Explores the role of language, history, and politics in Romantic literature and thought, from Kant to Yeats.
This book recasts questions about the overlapping boundaries of language, history, and politics that have been at the center of critical and theoretical debates in the study of Romantic literature and thought. While poststructuralism and deconstruction have been accused of privileging language over history, the New Historicism and other historicist and cultural approaches to literature have attempted to restore history's place in the study of literature. Taking its title from a reading of the word Lippe in Kleist's Die Hermannsschlacht, Borders of a Lip is drawn to neither of these poles, but instead to their meeting place or coincidence: the site of a border, a political or national boundary, even the boundary that is the political, the lip that is also the place of language. Through readings of Kant, Wordsworth, Kleist, Mary Shelley, Yeats, and Lyotard, the book examines the convergence of language and history that takes place in their work. Instead of placing language and history in absolute opposition, making the border an unbreachable limit, the book explores how crossing these borders (re)defines the political.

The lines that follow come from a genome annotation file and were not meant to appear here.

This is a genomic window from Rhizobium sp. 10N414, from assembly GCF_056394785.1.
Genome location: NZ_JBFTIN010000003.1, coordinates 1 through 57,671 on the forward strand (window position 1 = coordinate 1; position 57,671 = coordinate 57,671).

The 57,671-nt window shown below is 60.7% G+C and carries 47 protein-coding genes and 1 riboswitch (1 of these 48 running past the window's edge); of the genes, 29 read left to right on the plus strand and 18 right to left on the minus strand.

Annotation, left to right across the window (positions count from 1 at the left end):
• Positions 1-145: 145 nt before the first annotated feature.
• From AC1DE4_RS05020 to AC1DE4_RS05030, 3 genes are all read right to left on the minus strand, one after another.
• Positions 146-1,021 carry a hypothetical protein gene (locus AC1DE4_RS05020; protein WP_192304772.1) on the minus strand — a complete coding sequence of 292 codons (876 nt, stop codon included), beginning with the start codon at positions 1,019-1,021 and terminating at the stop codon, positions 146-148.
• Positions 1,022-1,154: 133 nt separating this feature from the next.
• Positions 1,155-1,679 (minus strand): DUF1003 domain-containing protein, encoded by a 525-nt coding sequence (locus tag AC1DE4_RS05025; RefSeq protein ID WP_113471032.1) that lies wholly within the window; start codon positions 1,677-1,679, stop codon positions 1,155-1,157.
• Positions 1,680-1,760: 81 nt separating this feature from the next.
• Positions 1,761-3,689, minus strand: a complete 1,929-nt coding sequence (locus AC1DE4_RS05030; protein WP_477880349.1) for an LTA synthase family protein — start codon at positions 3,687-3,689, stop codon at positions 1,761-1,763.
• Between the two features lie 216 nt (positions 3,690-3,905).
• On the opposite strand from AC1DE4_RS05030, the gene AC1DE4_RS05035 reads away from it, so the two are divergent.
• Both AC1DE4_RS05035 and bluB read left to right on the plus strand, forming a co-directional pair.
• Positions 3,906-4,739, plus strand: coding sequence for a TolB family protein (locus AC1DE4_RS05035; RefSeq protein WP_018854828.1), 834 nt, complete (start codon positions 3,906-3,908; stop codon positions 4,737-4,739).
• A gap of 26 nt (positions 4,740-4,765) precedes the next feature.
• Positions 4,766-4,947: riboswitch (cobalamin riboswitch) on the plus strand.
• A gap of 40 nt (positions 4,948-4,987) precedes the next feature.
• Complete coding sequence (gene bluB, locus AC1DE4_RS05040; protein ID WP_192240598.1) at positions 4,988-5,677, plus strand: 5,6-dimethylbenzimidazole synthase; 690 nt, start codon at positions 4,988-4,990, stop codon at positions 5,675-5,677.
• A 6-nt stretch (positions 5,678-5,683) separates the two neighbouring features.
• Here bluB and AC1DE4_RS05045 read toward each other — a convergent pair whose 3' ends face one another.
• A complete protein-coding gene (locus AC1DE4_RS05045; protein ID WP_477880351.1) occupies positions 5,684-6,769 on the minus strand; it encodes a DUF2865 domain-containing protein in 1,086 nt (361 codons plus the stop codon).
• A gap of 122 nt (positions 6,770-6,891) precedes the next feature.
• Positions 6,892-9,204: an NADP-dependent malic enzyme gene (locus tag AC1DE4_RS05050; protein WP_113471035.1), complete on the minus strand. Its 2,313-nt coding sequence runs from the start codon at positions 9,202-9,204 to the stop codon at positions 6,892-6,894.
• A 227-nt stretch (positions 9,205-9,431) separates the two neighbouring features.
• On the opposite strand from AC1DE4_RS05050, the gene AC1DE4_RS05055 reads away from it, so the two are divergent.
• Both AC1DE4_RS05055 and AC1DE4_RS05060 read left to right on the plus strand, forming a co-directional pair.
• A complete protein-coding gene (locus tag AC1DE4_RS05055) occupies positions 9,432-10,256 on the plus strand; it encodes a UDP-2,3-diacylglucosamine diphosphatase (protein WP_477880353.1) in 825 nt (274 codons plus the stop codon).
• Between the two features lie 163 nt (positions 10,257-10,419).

Jan Plug is Assistant Professor of English at the University of Western Ontario, where he also teaches at the Centre for the Study of Theory and Criticism.